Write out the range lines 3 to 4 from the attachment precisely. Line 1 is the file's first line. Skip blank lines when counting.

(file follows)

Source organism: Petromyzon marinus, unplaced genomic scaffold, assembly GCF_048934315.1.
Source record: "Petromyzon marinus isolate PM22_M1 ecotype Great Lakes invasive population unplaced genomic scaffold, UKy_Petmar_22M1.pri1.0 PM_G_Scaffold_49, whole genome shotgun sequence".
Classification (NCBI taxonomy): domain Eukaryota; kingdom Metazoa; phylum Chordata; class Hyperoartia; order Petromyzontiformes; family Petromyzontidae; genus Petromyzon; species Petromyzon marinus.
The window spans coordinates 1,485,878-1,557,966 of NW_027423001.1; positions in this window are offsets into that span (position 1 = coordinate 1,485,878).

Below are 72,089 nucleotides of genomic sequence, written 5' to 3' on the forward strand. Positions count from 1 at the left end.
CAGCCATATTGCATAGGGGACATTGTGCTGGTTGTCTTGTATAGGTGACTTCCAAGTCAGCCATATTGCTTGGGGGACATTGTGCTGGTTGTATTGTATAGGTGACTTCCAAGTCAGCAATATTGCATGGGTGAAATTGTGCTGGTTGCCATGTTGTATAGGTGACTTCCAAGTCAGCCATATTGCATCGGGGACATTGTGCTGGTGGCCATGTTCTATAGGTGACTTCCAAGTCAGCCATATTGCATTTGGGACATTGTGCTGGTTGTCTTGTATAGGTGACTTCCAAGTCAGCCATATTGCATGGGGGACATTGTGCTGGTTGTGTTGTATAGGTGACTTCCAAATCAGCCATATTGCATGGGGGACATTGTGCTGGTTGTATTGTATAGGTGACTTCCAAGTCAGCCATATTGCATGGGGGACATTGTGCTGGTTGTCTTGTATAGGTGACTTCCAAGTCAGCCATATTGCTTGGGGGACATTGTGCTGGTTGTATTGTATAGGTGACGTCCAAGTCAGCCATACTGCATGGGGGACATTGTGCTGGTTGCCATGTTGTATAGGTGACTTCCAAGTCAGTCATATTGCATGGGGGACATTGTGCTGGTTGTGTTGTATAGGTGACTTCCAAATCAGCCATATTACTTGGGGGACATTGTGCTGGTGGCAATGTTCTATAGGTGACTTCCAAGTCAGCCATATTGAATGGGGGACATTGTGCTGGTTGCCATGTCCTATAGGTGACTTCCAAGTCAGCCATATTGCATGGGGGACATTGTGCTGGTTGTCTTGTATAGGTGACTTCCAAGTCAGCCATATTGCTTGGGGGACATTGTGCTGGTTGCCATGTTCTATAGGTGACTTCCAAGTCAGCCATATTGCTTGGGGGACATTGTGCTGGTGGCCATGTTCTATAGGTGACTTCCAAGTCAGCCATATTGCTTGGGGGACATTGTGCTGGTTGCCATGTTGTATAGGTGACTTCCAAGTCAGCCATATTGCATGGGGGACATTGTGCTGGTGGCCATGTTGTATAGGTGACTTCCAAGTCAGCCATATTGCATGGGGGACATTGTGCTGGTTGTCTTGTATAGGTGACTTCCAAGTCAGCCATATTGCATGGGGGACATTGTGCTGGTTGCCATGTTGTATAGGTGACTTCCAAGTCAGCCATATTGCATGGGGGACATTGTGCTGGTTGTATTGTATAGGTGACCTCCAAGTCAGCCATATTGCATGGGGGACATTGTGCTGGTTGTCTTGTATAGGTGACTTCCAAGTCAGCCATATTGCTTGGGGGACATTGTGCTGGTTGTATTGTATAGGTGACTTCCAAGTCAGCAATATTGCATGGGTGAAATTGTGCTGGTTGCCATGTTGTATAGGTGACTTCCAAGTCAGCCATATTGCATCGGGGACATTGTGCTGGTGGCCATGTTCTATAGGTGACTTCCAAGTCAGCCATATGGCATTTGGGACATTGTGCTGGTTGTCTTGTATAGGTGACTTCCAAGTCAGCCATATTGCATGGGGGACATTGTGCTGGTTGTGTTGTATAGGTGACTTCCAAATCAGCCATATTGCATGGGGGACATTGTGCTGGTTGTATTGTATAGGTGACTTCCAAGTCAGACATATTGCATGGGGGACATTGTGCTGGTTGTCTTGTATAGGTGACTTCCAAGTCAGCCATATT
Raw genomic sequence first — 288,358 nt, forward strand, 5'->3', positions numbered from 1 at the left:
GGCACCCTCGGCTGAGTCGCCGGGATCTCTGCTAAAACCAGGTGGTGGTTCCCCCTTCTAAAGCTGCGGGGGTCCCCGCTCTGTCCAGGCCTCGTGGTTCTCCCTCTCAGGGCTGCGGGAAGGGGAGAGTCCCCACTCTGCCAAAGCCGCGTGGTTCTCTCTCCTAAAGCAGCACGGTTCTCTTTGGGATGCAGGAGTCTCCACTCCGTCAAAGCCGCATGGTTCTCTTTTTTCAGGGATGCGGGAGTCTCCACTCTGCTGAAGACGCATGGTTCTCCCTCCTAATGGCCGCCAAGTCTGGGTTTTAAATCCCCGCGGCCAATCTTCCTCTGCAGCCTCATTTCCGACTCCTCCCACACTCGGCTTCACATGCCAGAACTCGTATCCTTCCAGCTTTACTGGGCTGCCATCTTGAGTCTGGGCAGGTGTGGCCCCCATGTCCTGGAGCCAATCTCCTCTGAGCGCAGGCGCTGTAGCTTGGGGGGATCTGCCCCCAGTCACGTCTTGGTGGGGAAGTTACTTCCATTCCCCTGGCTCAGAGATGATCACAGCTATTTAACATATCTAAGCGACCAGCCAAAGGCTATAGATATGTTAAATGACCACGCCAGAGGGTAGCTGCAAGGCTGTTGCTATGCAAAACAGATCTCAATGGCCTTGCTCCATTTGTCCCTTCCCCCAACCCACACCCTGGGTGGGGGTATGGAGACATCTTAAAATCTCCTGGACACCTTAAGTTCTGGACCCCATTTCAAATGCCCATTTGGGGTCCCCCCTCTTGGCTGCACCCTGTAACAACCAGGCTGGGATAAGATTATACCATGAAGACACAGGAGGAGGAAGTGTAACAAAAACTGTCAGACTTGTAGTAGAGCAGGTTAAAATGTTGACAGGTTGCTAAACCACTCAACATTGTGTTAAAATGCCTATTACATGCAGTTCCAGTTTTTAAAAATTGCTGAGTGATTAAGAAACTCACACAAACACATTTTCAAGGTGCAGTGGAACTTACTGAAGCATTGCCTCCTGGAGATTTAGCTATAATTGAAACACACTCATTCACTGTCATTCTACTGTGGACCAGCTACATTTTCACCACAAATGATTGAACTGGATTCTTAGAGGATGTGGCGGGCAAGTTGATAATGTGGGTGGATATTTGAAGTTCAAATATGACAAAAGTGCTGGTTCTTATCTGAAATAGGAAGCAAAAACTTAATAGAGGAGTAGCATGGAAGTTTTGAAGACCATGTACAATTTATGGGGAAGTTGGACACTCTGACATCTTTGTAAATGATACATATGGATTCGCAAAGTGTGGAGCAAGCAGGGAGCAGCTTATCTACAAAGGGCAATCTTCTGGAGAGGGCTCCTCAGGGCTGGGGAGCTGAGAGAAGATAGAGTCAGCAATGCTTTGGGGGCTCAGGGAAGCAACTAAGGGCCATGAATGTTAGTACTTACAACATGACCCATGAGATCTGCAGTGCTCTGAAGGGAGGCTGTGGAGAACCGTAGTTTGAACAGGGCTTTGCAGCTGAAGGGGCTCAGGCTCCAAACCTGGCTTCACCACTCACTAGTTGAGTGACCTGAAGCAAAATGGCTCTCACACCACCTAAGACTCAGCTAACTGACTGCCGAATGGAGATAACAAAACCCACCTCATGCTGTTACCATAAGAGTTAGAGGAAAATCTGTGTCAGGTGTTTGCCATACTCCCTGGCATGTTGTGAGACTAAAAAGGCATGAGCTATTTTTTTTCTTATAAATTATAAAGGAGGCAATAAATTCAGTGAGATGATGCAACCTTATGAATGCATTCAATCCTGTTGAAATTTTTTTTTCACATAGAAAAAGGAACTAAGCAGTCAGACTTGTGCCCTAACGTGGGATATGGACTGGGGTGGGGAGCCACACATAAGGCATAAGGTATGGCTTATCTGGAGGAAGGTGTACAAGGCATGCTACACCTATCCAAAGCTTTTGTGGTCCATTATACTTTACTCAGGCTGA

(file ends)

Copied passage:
Classification (NCBI taxonomy): domain Eukaryota; kingdom Metazoa; phylum Chordata; class Hyperoartia; order Petromyzontiformes; family Petromyzontidae; genus Petromyzon; species Petromyzon marinus.
The window spans coordinates 1,485,878-1,557,966 of NW_027423001.1; positions in this window are offsets into that span (position 1 = coordinate 1,485,878).